It's all about the women in Lyric Arts' "If/Then."

That's true of the female characters, who are significantly more compelling than the guys in the contemporary musical. And it's true of the female actors, who do not have the pitch issues of their male counterparts.

Kate Beahen is unwaveringly terrific in the dual role that drives the "Sliding Doors"-esque show. She's two halves of urban planner Elizabeth, who splinters into a pair of possible life scenarios as the musical opens: In one version, she's Liz, who meets a guy, gets married, raises a family and learns hard-won lessons. In the other, she's Beth, who stumbles into a couple of questionable relationships while becoming a big wheel in civic administration, wondering what's missing in her life and learning hard-won lessons.

Likable, direct and sharp without ever being mean, Beahen shifts effortlessly between the two halves of Elizabeth. Her clear, powerful voice makes it evident Elizabeth is not a flibbertigibbet who can't decide which road to take but a modern person who is confident her choices will determine her future and who wants to make the right ones. As funny and assured as Beahen is in her big scenes, it's also a pleasure to watch her in the few moments when one of her personae isn't center stage because her reactions to the other characters are so beautifully calibrated.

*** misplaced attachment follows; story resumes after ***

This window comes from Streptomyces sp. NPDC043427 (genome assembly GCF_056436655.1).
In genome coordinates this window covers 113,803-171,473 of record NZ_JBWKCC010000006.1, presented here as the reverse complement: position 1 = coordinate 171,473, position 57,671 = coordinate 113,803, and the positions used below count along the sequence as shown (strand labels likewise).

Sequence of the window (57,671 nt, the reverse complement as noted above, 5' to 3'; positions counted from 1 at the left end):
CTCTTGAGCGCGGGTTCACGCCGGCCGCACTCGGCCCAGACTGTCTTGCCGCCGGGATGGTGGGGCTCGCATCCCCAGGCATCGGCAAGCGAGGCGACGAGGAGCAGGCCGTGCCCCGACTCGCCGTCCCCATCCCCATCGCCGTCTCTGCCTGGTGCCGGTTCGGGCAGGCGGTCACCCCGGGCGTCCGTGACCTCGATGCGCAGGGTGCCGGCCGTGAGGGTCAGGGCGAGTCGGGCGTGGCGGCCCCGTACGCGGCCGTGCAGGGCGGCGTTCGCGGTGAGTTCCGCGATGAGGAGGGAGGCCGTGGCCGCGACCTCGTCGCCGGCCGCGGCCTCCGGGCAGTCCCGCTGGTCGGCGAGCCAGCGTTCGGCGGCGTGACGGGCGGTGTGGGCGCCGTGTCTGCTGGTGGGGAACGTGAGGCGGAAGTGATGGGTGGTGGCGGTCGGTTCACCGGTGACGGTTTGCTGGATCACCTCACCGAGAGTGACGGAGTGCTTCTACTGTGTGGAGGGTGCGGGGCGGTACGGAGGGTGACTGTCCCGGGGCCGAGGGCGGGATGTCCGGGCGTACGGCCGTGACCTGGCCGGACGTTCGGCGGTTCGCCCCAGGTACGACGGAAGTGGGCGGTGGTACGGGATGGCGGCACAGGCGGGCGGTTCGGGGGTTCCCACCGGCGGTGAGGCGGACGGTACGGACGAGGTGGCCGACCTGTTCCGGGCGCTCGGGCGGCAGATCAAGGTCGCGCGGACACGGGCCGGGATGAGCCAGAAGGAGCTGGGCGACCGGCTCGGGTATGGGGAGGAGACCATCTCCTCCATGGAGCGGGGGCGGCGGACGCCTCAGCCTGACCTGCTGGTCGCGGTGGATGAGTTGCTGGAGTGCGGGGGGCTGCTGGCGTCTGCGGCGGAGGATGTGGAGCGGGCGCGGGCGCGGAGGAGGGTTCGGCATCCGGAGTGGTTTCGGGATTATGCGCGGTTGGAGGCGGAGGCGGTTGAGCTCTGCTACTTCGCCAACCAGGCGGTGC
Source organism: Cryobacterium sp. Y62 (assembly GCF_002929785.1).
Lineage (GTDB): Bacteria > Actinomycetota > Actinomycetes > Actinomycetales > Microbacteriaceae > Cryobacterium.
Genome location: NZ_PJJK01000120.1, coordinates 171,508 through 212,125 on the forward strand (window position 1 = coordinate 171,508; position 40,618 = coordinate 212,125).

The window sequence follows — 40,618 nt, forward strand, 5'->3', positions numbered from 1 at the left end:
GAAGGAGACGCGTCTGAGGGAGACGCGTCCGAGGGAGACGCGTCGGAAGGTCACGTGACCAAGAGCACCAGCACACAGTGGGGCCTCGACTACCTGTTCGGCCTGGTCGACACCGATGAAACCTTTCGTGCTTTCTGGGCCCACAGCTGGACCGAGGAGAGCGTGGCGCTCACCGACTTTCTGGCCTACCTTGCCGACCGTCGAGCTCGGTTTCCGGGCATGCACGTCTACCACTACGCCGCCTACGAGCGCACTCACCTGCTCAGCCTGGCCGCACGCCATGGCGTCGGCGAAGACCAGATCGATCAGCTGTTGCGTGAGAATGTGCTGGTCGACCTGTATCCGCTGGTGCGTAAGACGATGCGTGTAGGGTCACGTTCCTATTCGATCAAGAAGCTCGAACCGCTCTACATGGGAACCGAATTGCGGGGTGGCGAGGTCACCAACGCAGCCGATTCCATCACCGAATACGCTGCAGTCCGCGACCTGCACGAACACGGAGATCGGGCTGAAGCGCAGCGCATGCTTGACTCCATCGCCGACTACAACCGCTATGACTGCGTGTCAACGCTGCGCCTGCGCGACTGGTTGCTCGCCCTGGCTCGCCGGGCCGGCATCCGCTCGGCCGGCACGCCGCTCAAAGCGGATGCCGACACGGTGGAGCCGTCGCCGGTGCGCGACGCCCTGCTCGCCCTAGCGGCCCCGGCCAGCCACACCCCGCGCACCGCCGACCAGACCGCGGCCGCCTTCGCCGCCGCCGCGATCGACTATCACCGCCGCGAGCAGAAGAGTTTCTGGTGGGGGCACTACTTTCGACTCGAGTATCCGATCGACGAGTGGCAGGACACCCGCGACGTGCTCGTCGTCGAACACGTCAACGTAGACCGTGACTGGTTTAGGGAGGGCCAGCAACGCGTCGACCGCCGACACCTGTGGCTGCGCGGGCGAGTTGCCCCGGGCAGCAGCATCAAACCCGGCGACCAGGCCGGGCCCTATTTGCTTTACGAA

Beahen is particularly engaging when she's paired with Elinor Strandskov as Kate, Elizabeth's pal. Kate is your basic Comic Best Buddy role (almost all of the people in the show are more archetypes than characters). But Strandskov makes the part her own with quick wit and brassy, belty singing. As Kate's girlfriend, Jacleen Olson is also lively and sure of voice. Same with Carl Swanson, who is very funny even if his character, another Comic Best Buddy, is a puzzle.

A lot of things happen in the overstuffed second act — if it isn't a rule that each musical is entitled to only one catastrophic event, then it should be — and the Anoka company's production has difficulty keeping track (to be fair, so did the original production).

Colored lights are meant to help us identify which story line we're in — blue for Liz, red for Beth — but frequently the lights were not visible from my seat and, since both Elizabeths can pop up within the same musical number, it gets confusing. It also doesn't help that the songs all have the same blandly poppy sound; maybe if Liz were a little bit country and Beth were a little bit rock 'n' roll, it would help us keep them straight?

Director Elena Giannetti worked with a variety of skill levels in her cast, but she keeps the show moving briskly and makes smart use of Lyric Arts' intimate space, even inviting us onto the Manhattan set to buy ice cream sandwiches before the show.

I'm not convinced "If/Then" has anything new to say about fate vs. chance, but Giannetti makes sure the actors find revealing and truthful moments along the way.